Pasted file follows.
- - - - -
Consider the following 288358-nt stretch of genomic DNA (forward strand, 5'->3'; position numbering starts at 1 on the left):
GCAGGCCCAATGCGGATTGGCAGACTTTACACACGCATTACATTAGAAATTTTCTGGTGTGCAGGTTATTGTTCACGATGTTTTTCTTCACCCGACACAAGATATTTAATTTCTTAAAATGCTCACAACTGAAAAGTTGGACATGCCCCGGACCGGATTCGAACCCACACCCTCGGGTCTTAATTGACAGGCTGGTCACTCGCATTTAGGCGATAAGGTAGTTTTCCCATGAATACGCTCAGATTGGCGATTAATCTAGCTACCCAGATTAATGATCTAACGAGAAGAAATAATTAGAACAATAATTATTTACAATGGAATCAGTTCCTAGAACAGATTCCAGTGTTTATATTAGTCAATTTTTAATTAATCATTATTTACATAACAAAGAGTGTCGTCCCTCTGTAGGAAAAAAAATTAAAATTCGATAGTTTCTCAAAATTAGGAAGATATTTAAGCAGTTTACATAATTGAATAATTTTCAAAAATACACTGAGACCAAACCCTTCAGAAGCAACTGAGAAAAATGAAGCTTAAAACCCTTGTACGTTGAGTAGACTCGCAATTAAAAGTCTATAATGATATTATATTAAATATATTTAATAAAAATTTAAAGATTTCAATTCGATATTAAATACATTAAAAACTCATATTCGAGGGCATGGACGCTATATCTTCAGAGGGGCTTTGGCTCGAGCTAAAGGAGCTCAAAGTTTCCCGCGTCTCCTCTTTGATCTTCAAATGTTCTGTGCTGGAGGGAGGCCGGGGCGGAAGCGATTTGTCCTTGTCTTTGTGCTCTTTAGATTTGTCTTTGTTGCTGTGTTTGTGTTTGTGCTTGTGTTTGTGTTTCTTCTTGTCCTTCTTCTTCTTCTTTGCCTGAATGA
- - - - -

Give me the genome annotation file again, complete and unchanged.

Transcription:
Consider the following 288358-nt stretch of genomic DNA (forward strand, 5'->3'; position numbering starts at 1 on the left):
GCAGGCCCAATGCGGATTGGCAGACTTTACACACGCATTACATTAGAAATTTTCTGGTGTGCAGGTTATTGTTCACGATGTTTTTCTTCACCCGACACAAGATATTTAATTTCTTAAAATGCTCACAACTGAAAAGTTGGACATGCCCCGGACCGGATTCGAACCCACACCCTCGGGTCTTAATTGACAGGCTGGTCACTCGCATTTAGGCGATAAGGTAGTTTTCCCATGAATACGCTCAGATTGGCGATTAATCTAGCTACCCAGATTAATGATCTAACGAGAAGAAATAATTAGAACAATAATTATTTACAATGGAATCAGTTCCTAGAACAGATTCCAGTGTTTATATTAGTCAATTTTTAATTAATCATTATTTACATAACAAAGAGTGTCGTCCCTCTGTAGGAAAAAAAATTAAAATTCGATAGTTTCTCAAAATTAGGAAGATATTTAAGCAGTTTACATAATTGAATAATTTTCAAAAATACACTGAGACCAAACCCTTCAGAAGCAACTGAGAAAAATGAAGCTTAAAACCCTTGTACGTTGAGTAGACTCGCAATTAAAAGTCTATAATGATATTATATTAAATATATTTAATAAAAATTTAAAGATTTCAATTCGATATTAAATACATTAAAAACTCATATTCGAGGGCATGGACGCTATATCTTCAGAGGGGCTTTGGCTCGAGCTAAAGGAGCTCAAAGTTTCCCGCGTCTCCTCTTTGATCTTCAAATGTTCTGTGCTGGAGGGAGGCCGGGGCGGAAGCGATTTGTCCTTGTCTTTGTGCTCTTTAGATTTGTCTTTGTTGCTGTGTTTGTGTTTGTGCTTGTGTTTGTGTTTCTTCTTGTCCTTCTTCTTCTTCTTTGCCTGAATGA